Saint Everyone, 2011
11 feet by 9 feet
Acrylic and Silkscreen Appliqué on Canvas
I installed my 11 foot by 9 foot acrylic painting, “Saint Everyone,” at the San Francisco Museum of Modern Art yesterday. It will be on view at the SFMOMA’s Artists Gallery Windows on Minna Street from June 2011 through January 2012. There are florescent lights which are timed to go on at dusk until 2 am.
My large scale painting, “Saint Everyone” is figurative, a postmodern pastiche of Pop, Op and Rock Art. Its theme is inspired from the very recent spontaneous popular movements which have swept the world since January 2011. My iconic figure holds a lotus, it’s unfolding petals suggest the expansion of the soul. The growth of its pure beauty springs from the fertile mud of its origin and grows into a benign spiritual promise. The figure is a loose appropriation and is re-imagined by the artist from a rock poster created by The Big Five (Mouse, Wilson, Griffin, Kelley, and Moscoso) for the 20th anniversary of the Summer of Love in 1987. The Summer of Love in 1967 is the San Francisco analog of the change that is sweeping the world in 2011. This image was originally used on a poster I designed and printed for “American Artifact, The Rise of American Rock Art,” directed by Merle Becker. Appliqué disks employ elements of Op Art, inspired as they are from the work of Martin Sharpe, the British psychedelic artist. They are produced via silkscreen and applied – like a poster would on the street – in rhythmic patternization. The disks suggest decentralization or cell structure. I wanted to combine acrylic painting and silkscreen techniques in a seamless composition, and “Saint Everyone” is the result.
This painting was a year in planning and six weeks in execution. Renée de Cossio curated the project which involves me, Chris Shaw and Ron Donovan. Renee has been a constant source of support and inspiration and I thank her and the San Francisco Museum of Modern Art for making this show happen.
The six weeks spent working in this resulted in scores of paint layers, many in florescent acrylic, silkscreen and painting processes. There are certainly at least 30 layers of paint on this and the depth shows. The red blue chroma literally stopped traffic yesterday when Chris Shaw and I were hanging these – someone driving down Minna Street actually skidded to a stop to look at our paintings and ask our names.
I have several process videos of the painting in progress. The first is a short montage of photos I took throughout the process:
Below are some of the more photogenic processes in timelapse. First, removing a mask I cut with an exacto knife to paint the gold Op Art patterns that surround the figure:
Next, I’m printing the appliqué optical patterns on very nice Japanese rice paper that resonates with and continues the motif painted in gold:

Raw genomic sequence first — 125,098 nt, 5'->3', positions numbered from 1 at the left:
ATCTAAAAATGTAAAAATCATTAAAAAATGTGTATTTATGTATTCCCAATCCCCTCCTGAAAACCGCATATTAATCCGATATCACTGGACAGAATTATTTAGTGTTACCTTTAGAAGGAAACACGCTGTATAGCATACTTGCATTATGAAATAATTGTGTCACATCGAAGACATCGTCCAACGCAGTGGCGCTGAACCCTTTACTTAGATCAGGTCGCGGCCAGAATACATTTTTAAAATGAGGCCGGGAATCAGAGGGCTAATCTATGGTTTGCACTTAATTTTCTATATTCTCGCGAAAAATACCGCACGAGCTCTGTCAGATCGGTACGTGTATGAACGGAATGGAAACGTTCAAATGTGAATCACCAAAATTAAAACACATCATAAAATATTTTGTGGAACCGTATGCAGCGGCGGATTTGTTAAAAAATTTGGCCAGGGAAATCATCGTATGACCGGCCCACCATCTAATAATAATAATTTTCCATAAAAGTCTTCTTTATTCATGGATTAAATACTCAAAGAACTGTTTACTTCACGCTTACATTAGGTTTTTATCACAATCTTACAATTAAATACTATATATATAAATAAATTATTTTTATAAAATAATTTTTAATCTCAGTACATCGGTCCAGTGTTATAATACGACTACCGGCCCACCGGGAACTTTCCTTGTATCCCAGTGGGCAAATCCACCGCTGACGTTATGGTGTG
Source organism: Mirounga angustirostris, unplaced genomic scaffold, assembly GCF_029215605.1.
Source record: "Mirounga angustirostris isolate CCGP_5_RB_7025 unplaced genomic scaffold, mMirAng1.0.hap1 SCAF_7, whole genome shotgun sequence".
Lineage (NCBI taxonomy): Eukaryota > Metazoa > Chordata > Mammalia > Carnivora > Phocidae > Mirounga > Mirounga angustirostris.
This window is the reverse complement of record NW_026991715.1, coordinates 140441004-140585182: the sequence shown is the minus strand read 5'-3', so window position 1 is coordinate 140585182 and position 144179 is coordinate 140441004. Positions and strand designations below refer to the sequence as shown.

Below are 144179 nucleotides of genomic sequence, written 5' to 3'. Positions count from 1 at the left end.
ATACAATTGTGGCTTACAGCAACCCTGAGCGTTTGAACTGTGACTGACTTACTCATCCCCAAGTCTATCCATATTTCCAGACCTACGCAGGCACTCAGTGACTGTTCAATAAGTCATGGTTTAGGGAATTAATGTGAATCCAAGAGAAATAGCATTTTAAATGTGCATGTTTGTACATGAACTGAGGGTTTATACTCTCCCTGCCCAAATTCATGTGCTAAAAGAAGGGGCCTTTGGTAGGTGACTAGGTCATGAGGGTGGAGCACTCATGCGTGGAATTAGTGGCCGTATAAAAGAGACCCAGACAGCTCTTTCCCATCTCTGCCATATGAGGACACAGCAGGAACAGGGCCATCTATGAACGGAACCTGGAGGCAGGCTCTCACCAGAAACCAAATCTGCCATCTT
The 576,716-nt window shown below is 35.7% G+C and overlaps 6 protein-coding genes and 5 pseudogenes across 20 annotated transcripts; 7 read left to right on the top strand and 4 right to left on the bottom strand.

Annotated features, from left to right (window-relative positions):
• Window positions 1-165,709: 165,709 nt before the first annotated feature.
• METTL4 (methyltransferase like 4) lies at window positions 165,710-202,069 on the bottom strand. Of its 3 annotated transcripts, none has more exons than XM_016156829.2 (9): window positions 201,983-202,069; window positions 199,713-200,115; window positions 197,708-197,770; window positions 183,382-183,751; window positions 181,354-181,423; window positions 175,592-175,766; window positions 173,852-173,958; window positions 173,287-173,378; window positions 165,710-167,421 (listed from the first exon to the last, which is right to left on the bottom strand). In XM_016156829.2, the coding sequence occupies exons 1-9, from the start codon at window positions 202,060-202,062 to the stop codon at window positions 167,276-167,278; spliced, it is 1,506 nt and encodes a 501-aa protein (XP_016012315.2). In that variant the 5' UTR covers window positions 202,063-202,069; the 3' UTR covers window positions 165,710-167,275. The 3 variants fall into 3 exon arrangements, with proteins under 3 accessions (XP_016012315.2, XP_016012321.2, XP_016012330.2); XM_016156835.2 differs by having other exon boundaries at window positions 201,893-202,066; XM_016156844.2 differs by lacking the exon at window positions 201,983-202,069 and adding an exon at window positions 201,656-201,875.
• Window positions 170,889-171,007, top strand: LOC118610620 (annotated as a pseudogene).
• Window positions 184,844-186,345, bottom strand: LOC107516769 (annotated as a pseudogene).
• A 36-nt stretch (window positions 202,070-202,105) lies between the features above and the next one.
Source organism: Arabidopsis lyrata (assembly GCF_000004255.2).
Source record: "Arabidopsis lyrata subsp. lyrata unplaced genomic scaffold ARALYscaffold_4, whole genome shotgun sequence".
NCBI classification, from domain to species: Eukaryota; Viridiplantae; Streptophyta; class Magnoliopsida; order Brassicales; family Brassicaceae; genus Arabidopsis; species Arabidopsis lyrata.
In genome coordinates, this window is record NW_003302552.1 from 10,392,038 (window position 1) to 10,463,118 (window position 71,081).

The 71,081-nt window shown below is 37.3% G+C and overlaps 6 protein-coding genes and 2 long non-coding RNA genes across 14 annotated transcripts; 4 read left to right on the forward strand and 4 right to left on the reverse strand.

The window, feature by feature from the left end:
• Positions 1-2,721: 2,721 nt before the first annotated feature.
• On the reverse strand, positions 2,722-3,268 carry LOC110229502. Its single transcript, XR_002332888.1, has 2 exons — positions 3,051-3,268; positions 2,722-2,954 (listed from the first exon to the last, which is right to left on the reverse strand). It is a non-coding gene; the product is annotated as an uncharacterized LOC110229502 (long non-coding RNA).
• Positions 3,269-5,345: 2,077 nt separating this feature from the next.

Here’s a timelapse video of me applying the rice paper op patterns to the canvas with gel medium under and gloss medium over to fully embed the rice paper to the painting surface:
Finally here are some beautiful photographs taken by my friend Stephen Abramson of the final reactive blue color getting layed down. Click to see larger:
Ron Donovan, Chris Shaw, & Chuck Sperry
June 11, 2011 — January 12, 2012
Bay Area rock poster art contemporaries Chris Shaw, Chuck Sperry, and Ron Donovan stand out amongst their predecessors in the Bay Area tradition of poster making that spans nearly 50 years. Through their prolific bodies of work, the masterful artists have brought innovation, invention, and new meaning to this art form. Each distinctively fuses propaganda, imagery, text, and historical art references with Pop and rock-poster art sensibilities to create accessible, relatable imagery that is at once empowering and undeniably populist.
Minna Street windows
A collaborative art work involving three individually created window installations, Donovan, Shaw, and Sperry layer silkscreen, painting, collage, and mixed media to transform two-dimensional imagery into three-dimensional expression. Showing reverence for man’s communicative nature, they reference the renewal of the idea that art has a purpose.
Natoma Street windows – Temporally Bound
Temporally Bound is a “visual improvisation” between Sperry and Shaw. Its form is drawn from the Asian accordion-style bound scroll to recognize the Pacific Rim as the gathering center of the art world and to emphasize post modern appropriated multiculturalism. Sperry and Shaw express a realization of the temporal, time-punctuated nature of street and poster art. By binding the panels together in monumental book form, the artists create a visual record of events through a modality of time. Additionally, through binding invention, the contextualization of visual imagery, and a reassigning of representational meaning, the artists transform ephemeral events and experiences by creating a lexicon of a shared cultural visual memory.
The “Windows Program” uses the SFMOMA Garage’s street-level windows located at 150 Natoma and 147 Minna Street (between Third and New Montgomery Streets) to showcase artwork. The program, organized by Renée de Cossio of the Artists Gallery, invites some of the area’s most ambitious artists to transform these every day spaces into compelling exhibitions that the passerby can view round the clock.